Research in our lab broadly encompasses plant evolutionary biology—from phylogenetic studies in plant diversity to genome-wide analyses of gene expression. Current investigations are directed at molecular systematics and comparative genomics, with a particular focus on the evolution and ecology of polyploid plants. Polyploidy, the process of genome doubling that gives rise to organisms with multiple sets of chromosomes, is a major evolutionary force in both plants and animals. More than 70% of flowering plants have had at least one polyploid event in their lineage. Many important crop plants—such as alfalfa, cotton, potato, and wheat—are obvious polyploids while others—such as maize, soybean, and cabbage—retain the vestiges of ancient polyploid events. My leading conceptual questions pertain to the consequences of genome doubling, such as deciphering the mechanisms that give rise to novel morphological or ecological features found in polyploids. Understanding the pattern of how such novelty might arise requires an understanding of the evolutionary history (phylogeny) of polyploid plants and their diploid relatives. We have two ongoing research projects that synthesize evolutionary and genomic approaches:
1. Polyploidy and phenotypic evolution in Brassica. The genus Brassica (cabbage, broccoli, cauliflower, canola) is a fascinating model for plant domestication because of its spectacular variation in vegetative forms and dynamic chromosomal behavior. Using a phylogenetically informed approach, we are dissecting the reticulate evolutionary history of Brassica. In addition to looking at natural polyploids, I am part of an NSF Plant Genome Group that is studying synthetic polyploids to understand the mechanisms that can give rise to novel phenotypes (http://polyploid.agronomy.wisc.edu/). Recently, we found that resynthesized Brassica napus allopolyploids rapidly evolved heritable differences in flowering time. A chromosomal rearrangement of a genomic segment containing a flowering time gene was responsible for 29% of the phenotypic variation among the Brassica polyploids. We are following up on this experiment by “replaying the evolutionary tape” to find out if 50 resynthesized polyploid Brassicalines are similar to each other and to natural polyploids. To date, it appears that chromosomal rearrangements and epigenetic events may play a major and previously unsuspected role in the generation of new phenotypes in polyploids. Witnessing the interplay between immediate epigenetic changes and long-term functional gene divergence should provide data to advance our theoretical understanding of the relationship between genome duplication and gene expression. Integrating phylogenetic theory and genomic approaches will allow us to investigate the dynamics of polyploid evolution.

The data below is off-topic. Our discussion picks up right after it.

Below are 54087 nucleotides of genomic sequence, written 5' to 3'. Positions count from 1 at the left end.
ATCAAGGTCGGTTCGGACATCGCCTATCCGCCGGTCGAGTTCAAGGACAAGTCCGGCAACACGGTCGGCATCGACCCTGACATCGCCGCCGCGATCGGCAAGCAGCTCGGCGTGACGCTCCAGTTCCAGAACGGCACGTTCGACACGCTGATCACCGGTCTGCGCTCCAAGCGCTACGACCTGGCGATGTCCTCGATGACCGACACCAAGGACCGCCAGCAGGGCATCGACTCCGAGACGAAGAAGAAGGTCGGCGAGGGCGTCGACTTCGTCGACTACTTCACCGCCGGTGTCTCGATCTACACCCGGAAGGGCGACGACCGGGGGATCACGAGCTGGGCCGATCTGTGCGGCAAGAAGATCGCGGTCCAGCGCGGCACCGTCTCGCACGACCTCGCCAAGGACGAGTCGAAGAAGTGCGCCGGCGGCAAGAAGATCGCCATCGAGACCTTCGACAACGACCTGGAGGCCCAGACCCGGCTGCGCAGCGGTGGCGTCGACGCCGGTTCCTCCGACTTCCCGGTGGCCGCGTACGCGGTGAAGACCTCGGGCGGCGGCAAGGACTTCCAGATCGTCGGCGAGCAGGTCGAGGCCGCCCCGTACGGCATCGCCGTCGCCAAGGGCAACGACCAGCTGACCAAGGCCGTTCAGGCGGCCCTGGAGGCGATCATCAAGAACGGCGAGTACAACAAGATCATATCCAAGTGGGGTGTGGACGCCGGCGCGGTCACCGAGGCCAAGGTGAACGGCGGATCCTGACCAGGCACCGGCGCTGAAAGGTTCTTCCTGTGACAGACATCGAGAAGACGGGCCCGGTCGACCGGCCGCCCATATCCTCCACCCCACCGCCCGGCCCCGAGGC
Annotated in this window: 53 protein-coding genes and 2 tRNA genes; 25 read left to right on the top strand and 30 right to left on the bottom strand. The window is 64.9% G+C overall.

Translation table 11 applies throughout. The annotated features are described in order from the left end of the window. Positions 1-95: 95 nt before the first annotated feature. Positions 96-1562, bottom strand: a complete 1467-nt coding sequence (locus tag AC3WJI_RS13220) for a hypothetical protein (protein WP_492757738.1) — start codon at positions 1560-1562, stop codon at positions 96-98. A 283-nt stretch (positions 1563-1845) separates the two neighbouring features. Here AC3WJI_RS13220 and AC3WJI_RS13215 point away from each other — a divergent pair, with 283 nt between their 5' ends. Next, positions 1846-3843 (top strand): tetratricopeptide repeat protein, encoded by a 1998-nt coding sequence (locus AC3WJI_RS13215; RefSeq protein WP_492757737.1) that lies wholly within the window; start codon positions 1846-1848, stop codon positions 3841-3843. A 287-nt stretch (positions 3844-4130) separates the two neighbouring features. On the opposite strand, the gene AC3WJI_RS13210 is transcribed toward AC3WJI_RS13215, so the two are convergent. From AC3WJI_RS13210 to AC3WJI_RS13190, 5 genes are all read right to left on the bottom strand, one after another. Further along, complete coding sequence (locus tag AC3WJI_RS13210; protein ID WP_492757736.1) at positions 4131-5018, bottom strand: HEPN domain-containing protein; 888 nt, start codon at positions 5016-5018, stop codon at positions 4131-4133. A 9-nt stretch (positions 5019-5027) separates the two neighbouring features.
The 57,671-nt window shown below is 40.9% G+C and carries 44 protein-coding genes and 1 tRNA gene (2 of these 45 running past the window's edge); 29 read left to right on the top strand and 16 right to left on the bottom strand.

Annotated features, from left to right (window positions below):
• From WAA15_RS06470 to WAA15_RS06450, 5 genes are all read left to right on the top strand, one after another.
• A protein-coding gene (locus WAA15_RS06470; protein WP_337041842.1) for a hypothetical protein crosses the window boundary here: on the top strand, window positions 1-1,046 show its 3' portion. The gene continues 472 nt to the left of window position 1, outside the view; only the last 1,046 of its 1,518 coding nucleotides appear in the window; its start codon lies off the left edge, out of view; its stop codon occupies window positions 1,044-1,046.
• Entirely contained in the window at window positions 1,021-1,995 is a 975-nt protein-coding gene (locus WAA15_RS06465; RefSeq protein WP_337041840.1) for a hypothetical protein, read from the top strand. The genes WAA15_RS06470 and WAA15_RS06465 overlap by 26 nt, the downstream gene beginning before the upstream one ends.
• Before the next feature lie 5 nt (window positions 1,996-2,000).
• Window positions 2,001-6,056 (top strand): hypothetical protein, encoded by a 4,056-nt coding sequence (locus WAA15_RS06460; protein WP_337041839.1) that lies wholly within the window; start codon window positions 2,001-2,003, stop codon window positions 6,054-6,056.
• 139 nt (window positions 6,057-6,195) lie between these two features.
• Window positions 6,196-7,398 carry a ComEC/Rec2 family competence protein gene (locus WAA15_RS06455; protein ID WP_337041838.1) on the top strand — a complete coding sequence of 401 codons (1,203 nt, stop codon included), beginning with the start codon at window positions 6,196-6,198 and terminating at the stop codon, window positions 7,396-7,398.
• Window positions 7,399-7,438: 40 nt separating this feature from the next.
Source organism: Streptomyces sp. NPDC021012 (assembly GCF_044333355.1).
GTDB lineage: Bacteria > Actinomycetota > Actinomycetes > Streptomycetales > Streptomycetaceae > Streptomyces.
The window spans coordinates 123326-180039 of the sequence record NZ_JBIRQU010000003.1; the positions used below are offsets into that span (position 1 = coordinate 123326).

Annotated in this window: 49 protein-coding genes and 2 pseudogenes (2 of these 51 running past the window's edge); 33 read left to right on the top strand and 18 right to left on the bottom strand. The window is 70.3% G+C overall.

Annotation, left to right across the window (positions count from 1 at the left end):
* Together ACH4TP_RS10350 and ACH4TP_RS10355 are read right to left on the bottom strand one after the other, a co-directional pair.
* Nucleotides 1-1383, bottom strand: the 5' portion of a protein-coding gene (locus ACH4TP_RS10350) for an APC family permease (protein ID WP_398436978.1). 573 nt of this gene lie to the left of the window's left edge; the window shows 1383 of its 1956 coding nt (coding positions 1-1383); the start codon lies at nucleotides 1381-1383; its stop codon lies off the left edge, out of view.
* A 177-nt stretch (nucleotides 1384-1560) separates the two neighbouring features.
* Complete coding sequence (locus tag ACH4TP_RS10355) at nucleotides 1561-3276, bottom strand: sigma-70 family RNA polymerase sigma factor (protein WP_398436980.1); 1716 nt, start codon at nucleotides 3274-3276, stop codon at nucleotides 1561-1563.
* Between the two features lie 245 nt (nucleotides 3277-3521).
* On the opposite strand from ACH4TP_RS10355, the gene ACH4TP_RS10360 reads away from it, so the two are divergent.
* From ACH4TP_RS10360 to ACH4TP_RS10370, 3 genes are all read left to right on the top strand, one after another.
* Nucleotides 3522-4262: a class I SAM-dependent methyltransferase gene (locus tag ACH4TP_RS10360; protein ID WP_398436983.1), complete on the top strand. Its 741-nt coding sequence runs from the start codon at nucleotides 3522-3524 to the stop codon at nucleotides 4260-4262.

2. In the figure above, Brassica napus allopolyploids (middle) are resynthesized by crossing rapid cycling, self-compatible doubled haploid lines of B. oleracea (left) and B. rapa (right) followed by colchicine treatment. The allopolyploids have novel phenotypes (e.g., hybrid vigor) in comparison to their diploid progenitors. The diploids are actually ancient polyploids, making Brassica a model system for studying layers of genome duplication.
3. Phylogeny and chromosomal evolution in the Asparagales. As part of an international collaboration, we have completed large-scale phylogenetic analyses of the monocot order Asparagales (Brodiaea, onions, agaves, irises, orchids). This work has integrated classical and modern approaches to plant systematics, and based on molecular and morphological data we now know that Brodiaea is not directly related to Allium but is instead more closely related to Hyacinths and Agaves. These and other surprising phylogenetic results have led to revised taxonomic classifications of monocots and give us new hypotheses for examining the morphological diversity, historical biogeography, and wide range of genome size and chromosome number of the monocots. To further address these issues, we are utilizing resources being developed for model crop species (e.g., Allium, Asparagus, Oryza) to analyze genomes in related organisms (e.g., Brodiaea, irises, orchids). Such studies will synergistically examine the evolution of nuclear genes and chromosomes across the Asparagales and the monocots.
Unraveling the complex relationships between genotype and phenotype is one of the most long-standing and intriguing challenges in evolutionary biology. Confronting these broad enduring questions would facilitate the synthesis of diverse approaches to the study of plant evolution.